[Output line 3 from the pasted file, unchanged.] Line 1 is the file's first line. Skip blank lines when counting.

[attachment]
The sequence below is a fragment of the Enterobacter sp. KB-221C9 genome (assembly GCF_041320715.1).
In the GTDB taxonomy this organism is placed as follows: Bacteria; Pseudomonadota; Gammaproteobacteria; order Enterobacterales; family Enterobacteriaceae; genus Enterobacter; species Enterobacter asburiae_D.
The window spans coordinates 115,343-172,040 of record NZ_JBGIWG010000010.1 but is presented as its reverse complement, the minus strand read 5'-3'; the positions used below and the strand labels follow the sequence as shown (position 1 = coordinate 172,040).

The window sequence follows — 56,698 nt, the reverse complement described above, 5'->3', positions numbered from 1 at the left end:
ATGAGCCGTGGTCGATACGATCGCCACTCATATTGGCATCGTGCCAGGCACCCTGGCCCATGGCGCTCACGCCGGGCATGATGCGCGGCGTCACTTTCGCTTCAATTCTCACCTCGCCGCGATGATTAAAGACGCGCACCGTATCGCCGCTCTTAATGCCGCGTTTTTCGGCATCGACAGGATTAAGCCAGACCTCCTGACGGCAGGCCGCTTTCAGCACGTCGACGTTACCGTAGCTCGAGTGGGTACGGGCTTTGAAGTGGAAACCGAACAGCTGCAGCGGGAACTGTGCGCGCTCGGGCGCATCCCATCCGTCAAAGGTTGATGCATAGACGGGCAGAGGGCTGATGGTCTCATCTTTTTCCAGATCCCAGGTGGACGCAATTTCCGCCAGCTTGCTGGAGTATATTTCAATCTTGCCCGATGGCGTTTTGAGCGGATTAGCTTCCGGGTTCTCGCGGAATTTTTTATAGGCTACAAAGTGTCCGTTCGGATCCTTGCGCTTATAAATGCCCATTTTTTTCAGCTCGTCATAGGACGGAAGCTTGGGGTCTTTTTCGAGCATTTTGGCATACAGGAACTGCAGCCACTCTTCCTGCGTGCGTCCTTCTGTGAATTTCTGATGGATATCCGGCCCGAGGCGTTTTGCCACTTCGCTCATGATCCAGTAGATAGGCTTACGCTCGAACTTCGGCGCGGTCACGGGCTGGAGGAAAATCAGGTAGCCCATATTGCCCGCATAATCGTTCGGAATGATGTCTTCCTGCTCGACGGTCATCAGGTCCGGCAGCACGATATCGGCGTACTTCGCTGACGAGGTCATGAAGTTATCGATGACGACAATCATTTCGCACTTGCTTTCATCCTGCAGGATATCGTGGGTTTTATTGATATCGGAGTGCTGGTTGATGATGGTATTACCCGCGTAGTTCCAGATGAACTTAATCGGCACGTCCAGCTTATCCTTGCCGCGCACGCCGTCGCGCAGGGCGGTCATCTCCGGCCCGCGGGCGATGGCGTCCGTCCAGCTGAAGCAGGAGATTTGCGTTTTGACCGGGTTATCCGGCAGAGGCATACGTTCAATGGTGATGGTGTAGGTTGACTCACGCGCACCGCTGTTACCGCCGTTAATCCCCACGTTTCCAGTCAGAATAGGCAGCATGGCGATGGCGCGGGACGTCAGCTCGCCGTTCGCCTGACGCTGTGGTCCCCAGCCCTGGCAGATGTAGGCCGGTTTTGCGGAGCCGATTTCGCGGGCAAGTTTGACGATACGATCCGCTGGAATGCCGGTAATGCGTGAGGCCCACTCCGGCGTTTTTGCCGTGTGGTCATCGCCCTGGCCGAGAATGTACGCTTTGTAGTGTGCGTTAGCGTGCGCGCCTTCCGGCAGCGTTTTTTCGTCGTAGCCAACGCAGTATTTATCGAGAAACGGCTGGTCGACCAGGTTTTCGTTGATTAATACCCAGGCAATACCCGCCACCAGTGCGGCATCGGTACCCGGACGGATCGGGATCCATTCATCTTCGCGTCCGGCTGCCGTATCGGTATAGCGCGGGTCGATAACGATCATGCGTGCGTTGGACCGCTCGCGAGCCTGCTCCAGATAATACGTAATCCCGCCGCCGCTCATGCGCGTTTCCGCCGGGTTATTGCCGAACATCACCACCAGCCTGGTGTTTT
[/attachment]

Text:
The window spans coordinates 115,343-172,040 of record NZ_JBGIWG010000010.1 but is presented as its reverse complement, the minus strand read 5'-3'; the positions used below and the strand labels follow the sequence as shown (position 1 = coordinate 172,040).